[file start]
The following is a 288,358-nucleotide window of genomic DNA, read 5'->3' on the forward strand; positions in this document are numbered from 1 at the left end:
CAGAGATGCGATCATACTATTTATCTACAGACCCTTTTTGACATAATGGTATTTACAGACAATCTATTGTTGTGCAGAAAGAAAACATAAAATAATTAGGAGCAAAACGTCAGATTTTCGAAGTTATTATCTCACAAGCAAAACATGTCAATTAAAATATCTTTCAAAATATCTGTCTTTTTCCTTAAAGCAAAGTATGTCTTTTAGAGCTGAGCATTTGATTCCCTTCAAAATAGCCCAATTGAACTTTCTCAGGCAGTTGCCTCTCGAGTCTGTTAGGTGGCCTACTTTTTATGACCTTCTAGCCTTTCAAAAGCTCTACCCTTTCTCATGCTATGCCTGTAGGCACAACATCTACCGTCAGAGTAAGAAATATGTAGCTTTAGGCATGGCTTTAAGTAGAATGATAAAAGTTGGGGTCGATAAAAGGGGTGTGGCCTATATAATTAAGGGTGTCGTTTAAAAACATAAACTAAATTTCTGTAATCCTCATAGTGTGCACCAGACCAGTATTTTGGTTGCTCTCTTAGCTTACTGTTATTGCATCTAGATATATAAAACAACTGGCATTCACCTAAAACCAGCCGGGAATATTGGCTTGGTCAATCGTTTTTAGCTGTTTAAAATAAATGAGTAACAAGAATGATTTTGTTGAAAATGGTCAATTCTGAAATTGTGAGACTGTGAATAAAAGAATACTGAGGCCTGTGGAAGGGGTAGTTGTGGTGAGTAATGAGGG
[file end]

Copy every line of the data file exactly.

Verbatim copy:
The following is a 288,358-nucleotide window of genomic DNA, read 5'->3' on the forward strand; positions in this document are numbered from 1 at the left end:
CAGAGATGCGATCATACTATTTATCTACAGACCCTTTTTGACATAATGGTATTTACAGACAATCTATTGTTGTGCAGAAAGAAAACATAAAATAATTAGGAGCAAAACGTCAGATTTTCGAAGTTATTATCTCACAAGCAAAACATGTCAATTAAAATATCTTTCAAAATATCTGTCTTTTTCCTTAAAGCAAAGTATGTCTTTTAGAGCTGAGCATTTGATTCCCTTCAAAATAGCCCAATTGAACTTTCTCAGGCAGTTGCCTCTCGAGTCTGTTAGGTGGCCTACTTTTTATGACCTTCTAGCCTTTCAAAAGCTCTACCCTTTCTCATGCTATGCCTGTAGGCACAACATCTACCGTCAGAGTAAGAAATATGTAGCTTTAGGCATGGCTTTAAGTAGAATGATAAAAGTTGGGGTCGATAAAAGGGGTGTGGCCTATATAATTAAGGGTGTCGTTTAAAAACATAAACTAAATTTCTGTAATCCTCATAGTGTGCACCAGACCAGTATTTTGGTTGCTCTCTTAGCTTACTGTTATTGCATCTAGATATATAAAACAACTGGCATTCACCTAAAACCAGCCGGGAATATTGGCTTGGTCAATCGTTTTTAGCTGTTTAAAATAAATGAGTAACAAGAATGATTTTGTTGAAAATGGTCAATTCTGAAATTGTGAGACTGTGAATAAAAGAATACTGAGGCCTGTGGAAGGGGTAGTTGTGGTGAGTAATGAGGG